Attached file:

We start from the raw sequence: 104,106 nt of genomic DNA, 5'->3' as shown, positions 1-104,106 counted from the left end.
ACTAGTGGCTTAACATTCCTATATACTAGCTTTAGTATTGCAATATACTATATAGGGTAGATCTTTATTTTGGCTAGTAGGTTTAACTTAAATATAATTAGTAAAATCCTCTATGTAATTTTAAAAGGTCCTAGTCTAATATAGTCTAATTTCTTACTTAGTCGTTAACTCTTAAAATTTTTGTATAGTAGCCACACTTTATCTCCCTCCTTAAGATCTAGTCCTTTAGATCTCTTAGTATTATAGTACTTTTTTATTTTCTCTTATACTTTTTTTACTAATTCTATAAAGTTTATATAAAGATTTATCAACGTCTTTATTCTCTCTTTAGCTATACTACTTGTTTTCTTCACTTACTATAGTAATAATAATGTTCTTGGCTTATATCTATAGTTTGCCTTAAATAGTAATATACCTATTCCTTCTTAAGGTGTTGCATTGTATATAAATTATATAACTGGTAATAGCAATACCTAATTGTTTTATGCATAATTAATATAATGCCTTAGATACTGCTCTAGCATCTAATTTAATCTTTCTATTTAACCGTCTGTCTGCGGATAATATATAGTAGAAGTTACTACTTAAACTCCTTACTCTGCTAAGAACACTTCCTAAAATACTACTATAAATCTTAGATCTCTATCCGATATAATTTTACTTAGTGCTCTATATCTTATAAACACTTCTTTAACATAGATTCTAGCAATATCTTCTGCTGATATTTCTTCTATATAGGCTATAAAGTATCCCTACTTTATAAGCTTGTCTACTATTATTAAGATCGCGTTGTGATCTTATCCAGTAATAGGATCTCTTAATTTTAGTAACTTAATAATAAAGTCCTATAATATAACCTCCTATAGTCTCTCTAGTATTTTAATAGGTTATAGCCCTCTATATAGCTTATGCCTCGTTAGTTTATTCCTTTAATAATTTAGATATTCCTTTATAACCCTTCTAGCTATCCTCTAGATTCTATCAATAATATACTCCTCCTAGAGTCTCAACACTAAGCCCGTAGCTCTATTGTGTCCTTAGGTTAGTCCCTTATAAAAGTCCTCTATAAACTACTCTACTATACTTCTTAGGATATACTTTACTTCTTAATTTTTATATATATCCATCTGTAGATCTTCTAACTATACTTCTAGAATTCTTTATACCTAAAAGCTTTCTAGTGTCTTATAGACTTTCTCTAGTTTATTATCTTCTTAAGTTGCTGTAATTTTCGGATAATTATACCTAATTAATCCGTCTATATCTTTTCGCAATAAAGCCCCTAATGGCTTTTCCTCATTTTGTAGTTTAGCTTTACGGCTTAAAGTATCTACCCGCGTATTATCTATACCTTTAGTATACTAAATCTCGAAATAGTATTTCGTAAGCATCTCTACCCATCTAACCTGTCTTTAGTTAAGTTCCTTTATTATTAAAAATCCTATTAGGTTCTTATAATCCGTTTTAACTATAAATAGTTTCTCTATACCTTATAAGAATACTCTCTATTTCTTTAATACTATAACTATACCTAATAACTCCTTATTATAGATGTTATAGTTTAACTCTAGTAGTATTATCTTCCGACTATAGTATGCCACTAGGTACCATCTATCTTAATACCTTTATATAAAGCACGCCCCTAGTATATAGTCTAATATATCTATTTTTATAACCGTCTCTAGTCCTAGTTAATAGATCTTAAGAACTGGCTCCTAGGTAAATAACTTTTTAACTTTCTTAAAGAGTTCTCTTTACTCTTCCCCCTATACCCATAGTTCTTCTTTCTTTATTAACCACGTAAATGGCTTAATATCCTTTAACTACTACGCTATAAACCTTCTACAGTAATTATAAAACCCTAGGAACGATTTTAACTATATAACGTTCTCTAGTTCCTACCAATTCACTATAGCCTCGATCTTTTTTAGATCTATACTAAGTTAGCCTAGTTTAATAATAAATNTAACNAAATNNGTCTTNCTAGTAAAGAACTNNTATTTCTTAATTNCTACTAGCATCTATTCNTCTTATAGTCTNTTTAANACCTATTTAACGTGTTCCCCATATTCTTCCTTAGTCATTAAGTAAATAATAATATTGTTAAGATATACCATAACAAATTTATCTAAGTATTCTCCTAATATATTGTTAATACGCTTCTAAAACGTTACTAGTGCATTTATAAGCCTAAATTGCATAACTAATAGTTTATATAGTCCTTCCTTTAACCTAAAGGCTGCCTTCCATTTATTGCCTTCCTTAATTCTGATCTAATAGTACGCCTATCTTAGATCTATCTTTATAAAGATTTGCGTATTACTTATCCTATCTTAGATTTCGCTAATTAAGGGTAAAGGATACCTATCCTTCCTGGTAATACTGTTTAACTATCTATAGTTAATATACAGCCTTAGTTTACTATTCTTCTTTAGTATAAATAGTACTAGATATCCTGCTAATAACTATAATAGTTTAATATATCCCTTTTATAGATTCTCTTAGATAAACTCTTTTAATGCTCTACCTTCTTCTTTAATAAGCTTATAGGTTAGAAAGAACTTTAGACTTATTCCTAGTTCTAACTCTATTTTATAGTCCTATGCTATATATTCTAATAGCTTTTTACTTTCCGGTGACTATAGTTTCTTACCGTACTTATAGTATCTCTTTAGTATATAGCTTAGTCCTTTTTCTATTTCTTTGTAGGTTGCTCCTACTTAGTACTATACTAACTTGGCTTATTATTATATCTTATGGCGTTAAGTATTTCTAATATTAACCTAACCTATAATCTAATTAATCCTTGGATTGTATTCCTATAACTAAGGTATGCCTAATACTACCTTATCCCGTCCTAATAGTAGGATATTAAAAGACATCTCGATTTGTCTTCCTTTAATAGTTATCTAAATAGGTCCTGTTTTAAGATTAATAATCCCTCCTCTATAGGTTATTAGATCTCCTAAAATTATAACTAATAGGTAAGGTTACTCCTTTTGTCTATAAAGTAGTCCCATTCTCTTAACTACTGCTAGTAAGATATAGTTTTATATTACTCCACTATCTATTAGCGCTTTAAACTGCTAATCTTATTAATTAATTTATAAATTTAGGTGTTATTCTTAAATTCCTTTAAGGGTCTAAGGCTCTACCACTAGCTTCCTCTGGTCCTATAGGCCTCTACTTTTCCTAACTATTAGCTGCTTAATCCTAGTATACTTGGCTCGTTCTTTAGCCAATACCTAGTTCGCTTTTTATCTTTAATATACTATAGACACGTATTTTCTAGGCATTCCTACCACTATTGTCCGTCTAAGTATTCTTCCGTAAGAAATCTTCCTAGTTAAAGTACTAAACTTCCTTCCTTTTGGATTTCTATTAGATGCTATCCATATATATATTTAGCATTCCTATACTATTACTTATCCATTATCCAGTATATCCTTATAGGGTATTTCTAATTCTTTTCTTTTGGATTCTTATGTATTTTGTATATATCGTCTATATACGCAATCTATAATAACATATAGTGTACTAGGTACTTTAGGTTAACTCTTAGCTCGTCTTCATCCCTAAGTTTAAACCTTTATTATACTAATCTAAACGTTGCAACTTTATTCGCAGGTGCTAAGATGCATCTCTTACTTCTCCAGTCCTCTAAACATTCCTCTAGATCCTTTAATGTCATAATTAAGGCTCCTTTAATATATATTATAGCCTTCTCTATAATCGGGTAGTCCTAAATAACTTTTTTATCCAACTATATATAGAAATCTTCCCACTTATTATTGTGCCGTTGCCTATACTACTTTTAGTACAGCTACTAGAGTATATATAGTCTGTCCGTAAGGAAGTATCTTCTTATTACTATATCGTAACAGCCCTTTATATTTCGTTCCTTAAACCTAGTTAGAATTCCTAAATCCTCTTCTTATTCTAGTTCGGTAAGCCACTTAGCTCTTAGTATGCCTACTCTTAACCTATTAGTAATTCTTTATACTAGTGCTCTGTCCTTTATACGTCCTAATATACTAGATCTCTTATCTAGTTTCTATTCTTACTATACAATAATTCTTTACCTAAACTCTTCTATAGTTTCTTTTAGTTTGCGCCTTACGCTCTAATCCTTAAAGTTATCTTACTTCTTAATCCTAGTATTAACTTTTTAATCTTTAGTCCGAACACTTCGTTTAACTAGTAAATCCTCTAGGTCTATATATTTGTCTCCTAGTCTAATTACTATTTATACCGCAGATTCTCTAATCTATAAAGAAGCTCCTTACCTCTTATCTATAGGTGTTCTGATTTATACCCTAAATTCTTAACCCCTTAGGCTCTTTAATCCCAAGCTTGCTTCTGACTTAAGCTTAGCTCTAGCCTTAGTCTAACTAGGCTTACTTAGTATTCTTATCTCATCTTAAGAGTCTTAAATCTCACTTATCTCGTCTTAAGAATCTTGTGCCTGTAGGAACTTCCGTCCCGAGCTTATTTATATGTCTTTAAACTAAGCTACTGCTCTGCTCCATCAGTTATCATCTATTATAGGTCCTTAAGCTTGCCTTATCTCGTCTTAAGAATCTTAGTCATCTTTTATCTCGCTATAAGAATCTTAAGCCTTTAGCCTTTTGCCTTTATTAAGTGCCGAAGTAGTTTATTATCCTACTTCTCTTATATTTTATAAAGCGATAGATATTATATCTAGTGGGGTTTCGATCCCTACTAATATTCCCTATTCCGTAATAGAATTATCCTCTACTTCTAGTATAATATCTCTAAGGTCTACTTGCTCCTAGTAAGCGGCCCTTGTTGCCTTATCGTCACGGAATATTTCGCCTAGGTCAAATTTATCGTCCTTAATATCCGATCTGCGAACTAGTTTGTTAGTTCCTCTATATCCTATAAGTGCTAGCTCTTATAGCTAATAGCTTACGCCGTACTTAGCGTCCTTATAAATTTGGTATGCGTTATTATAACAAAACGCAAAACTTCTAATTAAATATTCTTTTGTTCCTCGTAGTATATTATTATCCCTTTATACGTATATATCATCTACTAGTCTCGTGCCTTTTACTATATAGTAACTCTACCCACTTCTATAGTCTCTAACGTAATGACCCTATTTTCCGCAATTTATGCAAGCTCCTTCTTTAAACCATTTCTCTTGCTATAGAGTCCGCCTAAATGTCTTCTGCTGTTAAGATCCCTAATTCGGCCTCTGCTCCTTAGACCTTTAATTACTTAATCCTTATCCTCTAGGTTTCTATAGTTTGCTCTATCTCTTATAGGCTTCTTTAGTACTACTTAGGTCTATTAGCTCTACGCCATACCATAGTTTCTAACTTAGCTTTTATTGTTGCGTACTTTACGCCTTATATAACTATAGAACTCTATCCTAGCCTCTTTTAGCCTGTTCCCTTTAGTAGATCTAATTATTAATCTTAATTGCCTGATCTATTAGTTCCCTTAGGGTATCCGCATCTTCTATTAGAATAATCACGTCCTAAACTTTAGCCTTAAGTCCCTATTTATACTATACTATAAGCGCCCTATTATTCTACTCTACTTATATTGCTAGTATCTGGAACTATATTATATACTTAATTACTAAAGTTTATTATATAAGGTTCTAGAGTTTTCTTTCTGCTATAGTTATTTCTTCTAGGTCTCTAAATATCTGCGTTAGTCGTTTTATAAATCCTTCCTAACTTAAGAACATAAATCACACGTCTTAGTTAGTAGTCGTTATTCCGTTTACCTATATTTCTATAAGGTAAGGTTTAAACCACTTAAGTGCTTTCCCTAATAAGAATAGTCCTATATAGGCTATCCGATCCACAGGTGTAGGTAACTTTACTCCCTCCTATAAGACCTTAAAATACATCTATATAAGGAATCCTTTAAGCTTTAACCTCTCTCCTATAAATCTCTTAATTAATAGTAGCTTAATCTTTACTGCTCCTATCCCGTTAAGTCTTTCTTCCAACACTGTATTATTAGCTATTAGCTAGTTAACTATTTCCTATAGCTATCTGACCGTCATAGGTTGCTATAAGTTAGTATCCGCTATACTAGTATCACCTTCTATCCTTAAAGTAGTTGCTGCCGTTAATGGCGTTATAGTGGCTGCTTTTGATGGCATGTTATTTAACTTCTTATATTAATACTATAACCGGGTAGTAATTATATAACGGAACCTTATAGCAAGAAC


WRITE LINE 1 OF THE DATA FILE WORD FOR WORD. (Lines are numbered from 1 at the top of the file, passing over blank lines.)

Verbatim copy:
We start from the raw sequence: 104,106 nt of genomic DNA, 5'->3' as shown, positions 1-104,106 counted from the left end.